12. bob says:

    i live in Boise with an elm three in the back yard. these bugs are every where .i found that a mild dishsoap and water solution stops them in their tracks but i have to keep doing it every day they keep coming!i like the vacuum idea and i wil try the diametrious eath thing too.

  13. Jim says:

    I am also a Boise resident with the Elm bug problem. It is now late February 2014 and I’m already finding a few bugs around the house. Our house is old with aluminum siding covering original wood siding and a few old windows. It is really hard to seal an old house per instructions. And they seem to get through new vinyl screened windows too. They also have gotten into attic vents that I don’t want to block or seal. It would be helpful to post a summary of what works. Does spraying bugs outside on your house with soapy water kill them? Do you know if birds are attracted to them? I would not use a bug killer spray if it results in killing birds that eat poisoned bugs.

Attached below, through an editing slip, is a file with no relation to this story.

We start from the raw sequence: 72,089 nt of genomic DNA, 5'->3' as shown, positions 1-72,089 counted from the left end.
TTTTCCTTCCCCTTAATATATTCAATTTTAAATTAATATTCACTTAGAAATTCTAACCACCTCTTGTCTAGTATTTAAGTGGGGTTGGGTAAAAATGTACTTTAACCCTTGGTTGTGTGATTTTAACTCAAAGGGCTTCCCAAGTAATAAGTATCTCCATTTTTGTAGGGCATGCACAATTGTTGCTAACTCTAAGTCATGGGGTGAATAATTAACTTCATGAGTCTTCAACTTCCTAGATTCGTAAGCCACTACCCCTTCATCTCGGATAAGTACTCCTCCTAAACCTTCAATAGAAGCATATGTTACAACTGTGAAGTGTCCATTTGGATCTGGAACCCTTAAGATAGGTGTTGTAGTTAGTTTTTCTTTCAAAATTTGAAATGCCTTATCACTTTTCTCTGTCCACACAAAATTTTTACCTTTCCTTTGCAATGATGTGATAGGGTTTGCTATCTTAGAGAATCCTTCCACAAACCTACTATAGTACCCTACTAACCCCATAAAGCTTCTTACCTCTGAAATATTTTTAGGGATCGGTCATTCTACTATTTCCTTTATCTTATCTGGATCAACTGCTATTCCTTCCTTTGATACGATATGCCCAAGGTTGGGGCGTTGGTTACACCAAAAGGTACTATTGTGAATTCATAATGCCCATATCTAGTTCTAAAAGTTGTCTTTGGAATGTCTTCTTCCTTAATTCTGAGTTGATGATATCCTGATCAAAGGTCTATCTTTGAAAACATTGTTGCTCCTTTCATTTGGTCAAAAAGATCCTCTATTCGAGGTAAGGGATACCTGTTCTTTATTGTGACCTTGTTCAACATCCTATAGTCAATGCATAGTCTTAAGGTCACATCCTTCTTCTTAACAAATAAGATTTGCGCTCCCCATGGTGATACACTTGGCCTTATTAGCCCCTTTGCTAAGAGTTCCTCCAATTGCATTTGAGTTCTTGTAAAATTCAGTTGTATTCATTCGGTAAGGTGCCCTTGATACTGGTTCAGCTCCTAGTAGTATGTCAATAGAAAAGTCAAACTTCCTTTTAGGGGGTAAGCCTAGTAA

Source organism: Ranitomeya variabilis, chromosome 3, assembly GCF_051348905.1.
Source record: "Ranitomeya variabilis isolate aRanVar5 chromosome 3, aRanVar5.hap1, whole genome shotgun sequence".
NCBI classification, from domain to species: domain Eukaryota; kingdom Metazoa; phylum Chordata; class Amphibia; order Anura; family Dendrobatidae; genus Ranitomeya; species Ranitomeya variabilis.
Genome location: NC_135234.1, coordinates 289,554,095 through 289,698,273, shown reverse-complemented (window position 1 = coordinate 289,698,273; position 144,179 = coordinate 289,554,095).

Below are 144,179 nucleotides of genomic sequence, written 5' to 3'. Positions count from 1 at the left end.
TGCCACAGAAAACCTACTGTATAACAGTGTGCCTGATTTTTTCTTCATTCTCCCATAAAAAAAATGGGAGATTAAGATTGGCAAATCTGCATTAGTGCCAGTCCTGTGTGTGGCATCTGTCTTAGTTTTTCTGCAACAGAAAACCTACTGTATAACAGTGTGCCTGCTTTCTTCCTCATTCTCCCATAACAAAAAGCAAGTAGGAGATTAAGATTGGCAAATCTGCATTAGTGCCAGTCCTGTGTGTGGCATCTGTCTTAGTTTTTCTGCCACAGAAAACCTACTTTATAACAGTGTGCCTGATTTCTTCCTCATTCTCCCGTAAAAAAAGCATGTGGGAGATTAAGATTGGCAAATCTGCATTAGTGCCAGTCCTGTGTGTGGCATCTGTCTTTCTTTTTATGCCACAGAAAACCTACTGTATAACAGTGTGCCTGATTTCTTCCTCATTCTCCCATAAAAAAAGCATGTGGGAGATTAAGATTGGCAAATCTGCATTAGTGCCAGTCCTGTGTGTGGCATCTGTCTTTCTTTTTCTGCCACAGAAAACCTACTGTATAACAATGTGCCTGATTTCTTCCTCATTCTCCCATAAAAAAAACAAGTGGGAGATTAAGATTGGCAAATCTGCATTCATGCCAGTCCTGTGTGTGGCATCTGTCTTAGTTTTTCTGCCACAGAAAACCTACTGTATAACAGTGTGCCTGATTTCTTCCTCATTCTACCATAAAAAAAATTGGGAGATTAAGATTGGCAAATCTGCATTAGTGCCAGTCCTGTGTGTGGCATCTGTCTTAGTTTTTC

14. jjneal says:

    They will get hungry and leave in the spring. You might contact Idaho extension to see what they currently recommend for control. Brown Marmorated Stink bugs can be captured in light traps. Cut the top off a 2 liter soda bottle. Attach a battery operated LED light to the inside of the bottom. Fit the top as a funnel leading into the bottom. Duct tape it together. Placed in a dark attic or a dark room it attracts Brown Marmorated stink bugs. It may work for elm seed bugs but I have no reports. It may be worth a try.

    • I live in Boise and I am going to try this! Thanks for the tip.

    • Marie Cole says: